As for scripts, who better to place on a kids’ book than Denny O’Neil? O’Neil had by then started his socially relevant work on Green Lantern that would see Green Lantern’s young sidekick Speedy become an addict, and his run on Batman that reverted Batman to his early guise as the brooding dark detective. So O’Neil seems like an odd choice, but I was surprised at how well he acquits himself here, delivering simple, entertaining stories for a younger audience. And O’Neil’s replacements Elliot S! Maggin and E. Nelson Bridwell show even more continuity with his scripting style than Beck’s replacements do with the art.

Despite what you might expect–it is the seventies–there’s precious little attempt to update the characters visually or thematically. In later stories, “lovable fraud” Uncle Marvel (a biologically unrelated buffoon, a combination of Falstaff and Don Quixote who falsely claims to have superpowers himself) grows an ill-advised moustache, and Billy Batson sports some wicked flares. But that’s about it.

The stories themselves are, one and all, goofy. They feature all the implausible plot twists and bizarre set-ups that will be familiar to readers of other “silver age” Showcase volumes, especially the Superman ones–only written and drawn some 15-20 years later. While later issues expanded the stories to “full-length” (around 17 pages), in earlier issues the stories are rarely over 10 pages. So they often make odd jumps in logic, especially as the last panel approaches, requiring a bit of expository dialogue. But even that fits the general childlike tone of the series.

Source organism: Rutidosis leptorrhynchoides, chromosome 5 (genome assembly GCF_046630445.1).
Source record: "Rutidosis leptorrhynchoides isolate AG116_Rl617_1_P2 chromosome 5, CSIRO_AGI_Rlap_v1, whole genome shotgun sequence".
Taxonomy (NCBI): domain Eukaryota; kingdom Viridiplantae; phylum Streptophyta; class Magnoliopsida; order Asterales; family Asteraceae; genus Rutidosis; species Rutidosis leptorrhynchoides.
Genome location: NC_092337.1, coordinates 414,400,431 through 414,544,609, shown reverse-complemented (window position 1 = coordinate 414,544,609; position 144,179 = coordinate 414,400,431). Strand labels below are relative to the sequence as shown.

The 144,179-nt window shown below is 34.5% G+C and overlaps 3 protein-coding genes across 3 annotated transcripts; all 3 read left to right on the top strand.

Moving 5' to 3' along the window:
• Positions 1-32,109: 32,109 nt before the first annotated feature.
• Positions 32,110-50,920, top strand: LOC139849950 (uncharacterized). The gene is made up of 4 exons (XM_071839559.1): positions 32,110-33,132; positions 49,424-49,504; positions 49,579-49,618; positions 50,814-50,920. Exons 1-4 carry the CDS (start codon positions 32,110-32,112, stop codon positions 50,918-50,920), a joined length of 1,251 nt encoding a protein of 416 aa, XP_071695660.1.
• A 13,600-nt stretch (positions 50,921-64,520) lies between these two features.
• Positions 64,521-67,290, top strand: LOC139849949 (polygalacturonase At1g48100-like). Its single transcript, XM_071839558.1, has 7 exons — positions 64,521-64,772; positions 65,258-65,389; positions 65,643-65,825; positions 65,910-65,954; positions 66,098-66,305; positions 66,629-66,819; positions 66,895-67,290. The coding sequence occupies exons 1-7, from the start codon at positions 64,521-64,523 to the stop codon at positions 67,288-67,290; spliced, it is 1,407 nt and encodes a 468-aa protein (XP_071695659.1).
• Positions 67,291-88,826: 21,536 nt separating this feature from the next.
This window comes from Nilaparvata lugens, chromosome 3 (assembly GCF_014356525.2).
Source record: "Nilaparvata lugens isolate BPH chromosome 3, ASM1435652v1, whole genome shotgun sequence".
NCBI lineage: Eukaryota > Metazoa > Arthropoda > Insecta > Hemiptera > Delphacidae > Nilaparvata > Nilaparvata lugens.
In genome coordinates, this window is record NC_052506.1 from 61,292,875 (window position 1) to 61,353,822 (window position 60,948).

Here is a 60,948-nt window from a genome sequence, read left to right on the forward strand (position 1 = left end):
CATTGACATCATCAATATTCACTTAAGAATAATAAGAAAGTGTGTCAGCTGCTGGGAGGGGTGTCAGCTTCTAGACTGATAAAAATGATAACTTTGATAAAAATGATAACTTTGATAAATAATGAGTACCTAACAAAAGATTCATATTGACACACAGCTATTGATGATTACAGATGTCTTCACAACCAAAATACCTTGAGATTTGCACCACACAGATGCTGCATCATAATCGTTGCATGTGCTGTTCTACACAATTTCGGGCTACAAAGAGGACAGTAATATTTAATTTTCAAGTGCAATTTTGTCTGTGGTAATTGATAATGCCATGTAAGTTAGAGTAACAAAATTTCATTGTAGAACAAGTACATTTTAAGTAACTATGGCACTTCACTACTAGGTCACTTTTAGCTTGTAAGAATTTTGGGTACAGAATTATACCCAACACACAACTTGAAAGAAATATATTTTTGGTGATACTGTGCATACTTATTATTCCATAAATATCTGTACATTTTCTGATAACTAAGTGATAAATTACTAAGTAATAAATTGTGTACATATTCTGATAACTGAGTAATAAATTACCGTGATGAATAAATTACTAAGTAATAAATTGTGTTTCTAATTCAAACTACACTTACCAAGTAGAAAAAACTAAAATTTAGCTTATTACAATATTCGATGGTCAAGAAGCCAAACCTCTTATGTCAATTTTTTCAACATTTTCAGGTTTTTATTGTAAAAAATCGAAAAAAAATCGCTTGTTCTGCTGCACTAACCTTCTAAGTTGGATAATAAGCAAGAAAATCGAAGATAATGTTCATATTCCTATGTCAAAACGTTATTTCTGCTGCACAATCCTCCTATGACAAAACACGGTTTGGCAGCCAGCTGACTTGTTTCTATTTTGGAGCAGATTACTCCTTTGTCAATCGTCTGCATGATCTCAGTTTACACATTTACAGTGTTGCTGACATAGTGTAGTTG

As in many “silver age” stories, there are places where the goofiness takes flight into full-blown surrealism. Of all the treats here, the best is the character Sunny Sparkle, “the nicest guy in the world”. Everyone loves Sunny, so much that random strangers passing him on the street give him their jewelry or groceries they just bought. When he phones a charity to pick up all the stuff he’s been given (ovens, tennis rackets, sewing machines, golf clubs…) he has to stay indoors; otherwise, the drivers of the delivery truck will see him, refuse to take his stuff and leave him their truck as another gift.

Characters like Sunny fulfill the potential of the silver age’s general air of illogic. Not every bit of Shazam! is an imaginative gem like Sunny, but there’s enough of these bits to keep you entertained. What more could you ask for?

Recommended? Good clean fun for kids. Not as good as Jeff Smith’s new series, no doubt, but what is? For adults, the stories provide mindless diversion in small doses.

* It’s always seemed unsavoury to me that DC would start printing new stories about a character which they had earlier tried to erase from history. It’s as though EMI had tried to produce their own Grey Album after hassling Danger Mouse. Legal, definitely, perhaps even morally permissible, but still somehow icky.